Article

The effect of breast-feeding duration on bone mineral density in postmenopausal Turkish women: a population-based study

Physical Therapy Rehabilitation Clinic, Düzce Medical Faculty, Düzce, Turkey.
Archives of medical science : AMS 06/2011; 7(3):486-92. DOI: 10.5114/aoms.2011.23416
Source: PubMed

ABSTRACT In the present study, we investigated the effects of breast-feeding time on bone mineral density (BMD) later in life.
The current study was based on a retrospective analysis of 586 postmenopausal women with a mean age of 60.8 years, who were screened for osteoporosis by dual energy X-ray absorptiometry (DXA).They were classified into 4 groups with respect to the duration of their breast-feeding as never (group 1), 1-24 months (group 2), 25-60 months (group 3), or > 60 months (group 4). Bone mineral density results for the femur neck and lumbar spine were classified into 3 groups according to WHO criteria as normal (T score > -1.0 SD), osteopenia (T score -1.0 to -2.5 SD), and osteoporosis (T score < -2.5 SD). Patients with osteopenia or osteoporosis (T score < -1.0 SD) were considered as having low bone mass (LBM).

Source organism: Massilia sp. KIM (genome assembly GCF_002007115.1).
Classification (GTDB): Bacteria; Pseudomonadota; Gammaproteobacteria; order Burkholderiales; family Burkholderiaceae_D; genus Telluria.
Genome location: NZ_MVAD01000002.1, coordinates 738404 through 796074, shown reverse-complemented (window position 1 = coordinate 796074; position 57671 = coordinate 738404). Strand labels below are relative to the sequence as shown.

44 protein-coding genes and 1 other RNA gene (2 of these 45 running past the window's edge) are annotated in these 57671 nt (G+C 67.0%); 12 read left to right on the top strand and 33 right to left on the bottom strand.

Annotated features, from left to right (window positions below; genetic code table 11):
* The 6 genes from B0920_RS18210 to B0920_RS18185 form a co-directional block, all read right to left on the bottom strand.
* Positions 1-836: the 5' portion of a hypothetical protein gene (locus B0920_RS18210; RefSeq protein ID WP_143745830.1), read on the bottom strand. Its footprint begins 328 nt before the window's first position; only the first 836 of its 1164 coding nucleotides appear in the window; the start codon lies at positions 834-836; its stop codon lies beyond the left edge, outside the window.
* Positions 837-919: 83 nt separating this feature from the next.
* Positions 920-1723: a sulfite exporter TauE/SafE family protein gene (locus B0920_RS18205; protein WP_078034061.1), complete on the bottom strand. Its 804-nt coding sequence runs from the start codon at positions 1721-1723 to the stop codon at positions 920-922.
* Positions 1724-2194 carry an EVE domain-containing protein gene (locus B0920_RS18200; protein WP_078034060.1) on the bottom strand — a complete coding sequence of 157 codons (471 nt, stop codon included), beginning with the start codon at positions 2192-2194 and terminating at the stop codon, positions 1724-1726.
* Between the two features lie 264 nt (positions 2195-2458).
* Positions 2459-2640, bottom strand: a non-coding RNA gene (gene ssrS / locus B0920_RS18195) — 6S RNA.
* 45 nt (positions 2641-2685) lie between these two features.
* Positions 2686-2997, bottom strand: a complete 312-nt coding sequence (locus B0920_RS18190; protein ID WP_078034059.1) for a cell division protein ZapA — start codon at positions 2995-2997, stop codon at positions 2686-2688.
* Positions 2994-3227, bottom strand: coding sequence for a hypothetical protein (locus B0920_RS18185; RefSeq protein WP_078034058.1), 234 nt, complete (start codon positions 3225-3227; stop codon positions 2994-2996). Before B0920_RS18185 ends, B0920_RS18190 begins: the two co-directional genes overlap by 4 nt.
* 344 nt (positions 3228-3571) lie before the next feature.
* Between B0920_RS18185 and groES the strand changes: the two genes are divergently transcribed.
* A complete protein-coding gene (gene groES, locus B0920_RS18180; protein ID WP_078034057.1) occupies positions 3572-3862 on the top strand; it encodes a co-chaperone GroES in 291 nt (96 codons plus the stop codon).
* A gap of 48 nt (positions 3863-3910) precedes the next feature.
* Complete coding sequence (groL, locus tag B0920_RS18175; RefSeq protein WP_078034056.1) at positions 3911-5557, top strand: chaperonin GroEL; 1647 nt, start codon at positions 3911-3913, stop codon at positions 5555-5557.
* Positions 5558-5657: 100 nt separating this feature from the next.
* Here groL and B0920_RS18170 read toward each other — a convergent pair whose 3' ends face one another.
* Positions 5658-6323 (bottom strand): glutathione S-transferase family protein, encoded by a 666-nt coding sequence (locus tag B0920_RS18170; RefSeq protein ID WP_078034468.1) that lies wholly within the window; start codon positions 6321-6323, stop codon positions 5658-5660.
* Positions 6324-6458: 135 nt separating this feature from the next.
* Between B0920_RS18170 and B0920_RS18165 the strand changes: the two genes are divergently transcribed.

We found a correlation between duration of lactation and femur BMD or spine BMD in the study population (r = 0.116, p < 0.005; r = -0.151, p = 0.001, respectively). Significant differences were found between femur BMD and spine BMD of groups in one-way ANOVA analysis (p = 0.025, p = 0.005, respectively). Additionally, when compared with the other three groups, group 4 was older and had longer duration of menopause (p < 0.01). In logistic regression analysis, age and body mass index were found as independent risk factors of LBM [odds ratio: 1.084 (95% CI 1.031-1.141); odds ratio: 0.896 (95% CI 0.859-0.935)], while duration of lactation was not found as an independent predictor of LBM.
In this study, we have found that changes of bone metabolism during lactation had no effect on postmenopausal BMD measured by DXA. Consequently, it can be suggested that long breast-feeding duration is not a risk factor for low bone mass later in life.

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